Matching EMBA Students With Startups

EMBA John Lingeman worked with Kelley's DIVE from both ends

EMBA John Lingeman worked with Kelley’s DIVE from both ends

Cleaning toilets. Taking out the trash. Telling the significant other, for the eighth straight day, not to wait up.

The joys of entrepreneurship are not for everyone.

Yet demand for entrepreneurship education is growing in business schools across America and around the world, and schools are leaping to enter the fray.

Indiana University’s Kelley School of Business made an early entry into the startup arena, with an evening executive MBA program now entering its 10th year. And while the DIVE program – “Discovery, Innovation, and Ventures Enterprise – trains EMBA students in entrepreneurship and provides knowledge and skills to bring innovation into established firms, it also weeds out starry-eyed would-be entrepreneurs not well suited for the startup life.

DIVE links teams of Kelley EMBA students with local emerging businesses, allowing students to directly apply what they learn in school, and giving companies a valuable resource.


Since the program’s inception in 2006, interest has grown steadily among students and the venture community, says Todd Saxton, associate professor and DIVE faculty director. “In the beginning it was like going out and taking hostages, because it was an unproven program, and our presence in the venture community  wasn’t really established,” Saxton says.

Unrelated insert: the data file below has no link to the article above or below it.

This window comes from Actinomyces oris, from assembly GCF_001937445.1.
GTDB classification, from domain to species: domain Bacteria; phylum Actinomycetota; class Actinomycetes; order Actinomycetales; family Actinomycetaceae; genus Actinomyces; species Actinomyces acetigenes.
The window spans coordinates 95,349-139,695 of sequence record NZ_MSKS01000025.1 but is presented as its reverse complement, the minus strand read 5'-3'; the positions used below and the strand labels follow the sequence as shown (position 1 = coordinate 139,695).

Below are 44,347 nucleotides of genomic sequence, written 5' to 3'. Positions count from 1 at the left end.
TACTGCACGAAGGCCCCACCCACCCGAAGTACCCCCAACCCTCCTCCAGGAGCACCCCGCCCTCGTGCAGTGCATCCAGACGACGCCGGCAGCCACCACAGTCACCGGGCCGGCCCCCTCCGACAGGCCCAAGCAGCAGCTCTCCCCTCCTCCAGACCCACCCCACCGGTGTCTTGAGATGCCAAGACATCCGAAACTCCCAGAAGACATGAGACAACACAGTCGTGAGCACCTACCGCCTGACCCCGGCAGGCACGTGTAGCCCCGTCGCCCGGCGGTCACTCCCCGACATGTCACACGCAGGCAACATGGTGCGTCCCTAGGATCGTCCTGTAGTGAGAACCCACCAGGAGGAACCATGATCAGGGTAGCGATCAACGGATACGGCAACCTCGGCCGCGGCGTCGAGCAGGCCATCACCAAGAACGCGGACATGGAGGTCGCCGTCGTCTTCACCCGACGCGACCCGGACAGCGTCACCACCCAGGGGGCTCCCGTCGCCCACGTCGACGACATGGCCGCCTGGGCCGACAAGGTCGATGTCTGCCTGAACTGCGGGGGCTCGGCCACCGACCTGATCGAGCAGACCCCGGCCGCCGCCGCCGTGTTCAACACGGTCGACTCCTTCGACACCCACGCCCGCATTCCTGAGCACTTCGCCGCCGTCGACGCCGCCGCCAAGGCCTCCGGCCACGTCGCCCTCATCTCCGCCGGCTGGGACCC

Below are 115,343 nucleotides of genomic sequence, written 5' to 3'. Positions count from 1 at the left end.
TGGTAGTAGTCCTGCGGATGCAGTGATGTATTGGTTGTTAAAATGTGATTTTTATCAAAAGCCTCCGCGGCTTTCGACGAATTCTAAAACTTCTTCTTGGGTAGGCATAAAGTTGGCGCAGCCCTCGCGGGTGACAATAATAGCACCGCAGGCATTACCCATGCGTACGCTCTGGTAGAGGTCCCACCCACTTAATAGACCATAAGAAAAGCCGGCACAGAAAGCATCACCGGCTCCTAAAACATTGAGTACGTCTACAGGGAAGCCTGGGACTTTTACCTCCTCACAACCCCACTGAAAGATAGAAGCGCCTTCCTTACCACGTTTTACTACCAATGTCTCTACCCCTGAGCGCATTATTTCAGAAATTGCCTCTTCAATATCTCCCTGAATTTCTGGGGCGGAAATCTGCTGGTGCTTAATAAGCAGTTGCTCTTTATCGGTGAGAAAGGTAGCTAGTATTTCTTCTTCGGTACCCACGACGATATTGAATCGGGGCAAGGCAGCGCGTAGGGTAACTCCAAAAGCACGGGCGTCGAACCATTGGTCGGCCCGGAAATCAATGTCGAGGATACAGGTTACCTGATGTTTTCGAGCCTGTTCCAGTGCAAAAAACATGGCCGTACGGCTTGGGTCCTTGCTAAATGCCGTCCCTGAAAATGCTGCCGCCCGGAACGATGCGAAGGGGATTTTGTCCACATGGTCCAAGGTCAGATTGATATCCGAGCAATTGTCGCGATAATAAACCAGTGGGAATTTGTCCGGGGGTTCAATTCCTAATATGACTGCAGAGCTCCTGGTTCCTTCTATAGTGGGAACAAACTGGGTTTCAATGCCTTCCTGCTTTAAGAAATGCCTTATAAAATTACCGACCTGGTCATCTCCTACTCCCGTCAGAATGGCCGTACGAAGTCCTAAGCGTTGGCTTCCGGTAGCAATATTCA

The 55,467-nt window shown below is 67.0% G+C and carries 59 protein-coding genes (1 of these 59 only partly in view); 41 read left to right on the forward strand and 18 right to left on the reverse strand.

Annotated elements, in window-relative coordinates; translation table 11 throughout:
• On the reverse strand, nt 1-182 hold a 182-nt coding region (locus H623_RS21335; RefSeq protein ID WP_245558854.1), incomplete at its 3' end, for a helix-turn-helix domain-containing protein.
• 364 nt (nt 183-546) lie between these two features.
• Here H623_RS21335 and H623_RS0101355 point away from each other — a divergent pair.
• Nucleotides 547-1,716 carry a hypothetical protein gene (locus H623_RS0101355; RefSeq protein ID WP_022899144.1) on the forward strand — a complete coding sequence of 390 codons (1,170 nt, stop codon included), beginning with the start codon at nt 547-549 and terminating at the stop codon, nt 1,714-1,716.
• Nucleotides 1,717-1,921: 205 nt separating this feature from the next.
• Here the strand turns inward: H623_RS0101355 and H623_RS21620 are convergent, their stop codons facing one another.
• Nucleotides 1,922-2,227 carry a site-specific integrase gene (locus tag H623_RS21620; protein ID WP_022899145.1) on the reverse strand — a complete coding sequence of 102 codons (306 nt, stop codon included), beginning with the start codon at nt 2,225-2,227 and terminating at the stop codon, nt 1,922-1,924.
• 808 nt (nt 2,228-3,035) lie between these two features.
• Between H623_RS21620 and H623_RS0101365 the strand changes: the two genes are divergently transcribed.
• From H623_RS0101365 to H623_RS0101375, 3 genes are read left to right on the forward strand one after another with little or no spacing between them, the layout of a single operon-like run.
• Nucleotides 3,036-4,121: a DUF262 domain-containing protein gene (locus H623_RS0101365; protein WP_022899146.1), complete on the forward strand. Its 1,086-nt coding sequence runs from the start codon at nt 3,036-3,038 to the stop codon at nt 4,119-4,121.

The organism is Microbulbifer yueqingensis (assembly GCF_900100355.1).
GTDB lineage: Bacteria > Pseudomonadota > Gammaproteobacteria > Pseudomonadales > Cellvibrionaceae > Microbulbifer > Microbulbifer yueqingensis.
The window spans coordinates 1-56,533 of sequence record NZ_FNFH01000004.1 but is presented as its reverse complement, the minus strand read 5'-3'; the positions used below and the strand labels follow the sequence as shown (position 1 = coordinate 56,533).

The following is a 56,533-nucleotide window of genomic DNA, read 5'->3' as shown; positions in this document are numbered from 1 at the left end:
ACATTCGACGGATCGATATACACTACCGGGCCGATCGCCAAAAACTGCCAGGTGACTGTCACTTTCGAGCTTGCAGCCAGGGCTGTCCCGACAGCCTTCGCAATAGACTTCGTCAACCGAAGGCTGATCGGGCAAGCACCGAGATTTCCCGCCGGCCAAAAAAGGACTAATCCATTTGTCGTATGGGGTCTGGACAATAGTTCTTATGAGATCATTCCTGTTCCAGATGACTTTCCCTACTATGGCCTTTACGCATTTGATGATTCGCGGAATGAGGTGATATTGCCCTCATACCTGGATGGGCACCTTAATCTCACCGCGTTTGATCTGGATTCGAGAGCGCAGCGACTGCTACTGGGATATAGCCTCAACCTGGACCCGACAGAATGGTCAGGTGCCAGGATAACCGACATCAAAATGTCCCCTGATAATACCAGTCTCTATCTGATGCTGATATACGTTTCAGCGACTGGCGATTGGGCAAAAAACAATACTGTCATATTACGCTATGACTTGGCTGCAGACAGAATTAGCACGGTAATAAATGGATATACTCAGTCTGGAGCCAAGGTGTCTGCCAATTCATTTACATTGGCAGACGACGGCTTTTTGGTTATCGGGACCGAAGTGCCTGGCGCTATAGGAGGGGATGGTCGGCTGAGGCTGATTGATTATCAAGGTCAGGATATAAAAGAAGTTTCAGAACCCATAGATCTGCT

Todd Saxton, faculty director of Kelley's DIVE program

Todd Saxton, faculty director of Kelley’s DIVE program

From working with three or four ventures at a time in the early days, DIVE has grown to an average of seven such relationships per year, and this year there are 10, Saxton says.

While MBA programs typically use case studies and classroom work to inculcate “delivery skills” applicable to operations and markets with known parameters, DIVE focuses on developing “discovery skills,” abilities to navigate the uncertainties of an emerging venture and marketplace, Saxton says.

“To survive and thrive in the venture world you have to become much more comfortable with uncertainty . . . engaging, I think, a different part of the brain,” Saxton says. Delivery skills alone cannot ensure an enterprise’s success – uncertainties around customers’ and investors’ response must be clarified through application of discovery skills, Saxton says.


The “discovery skills” concept was put forth by Harvard Business School professor Clayton Christensen, BYU professor Jeffrey Dyer, and INSEAD professor Hal Gregersen in a 2009 Harvard Business Review article. The three identified five such skills:

• Associating: “The ability to successfully connect seemingly unrelated questions, problems, or ideas from different fields.”

• Questioning: “Ask ‘Why?’ and “Why not?’ and ‘What if?’ Imagine opposites . . . play the devil’s advocate.”

• Observing: “Discovery-driven executives produce uncommon business ideas by scrutinizing common phenomena, particularly the behavior of potential customers . . . Innovators carefully, intentionally, and consistently look out for small behavioral details – in the activities of customers, suppliers, and other companies – in order to gain insights about new ways of doing things.”

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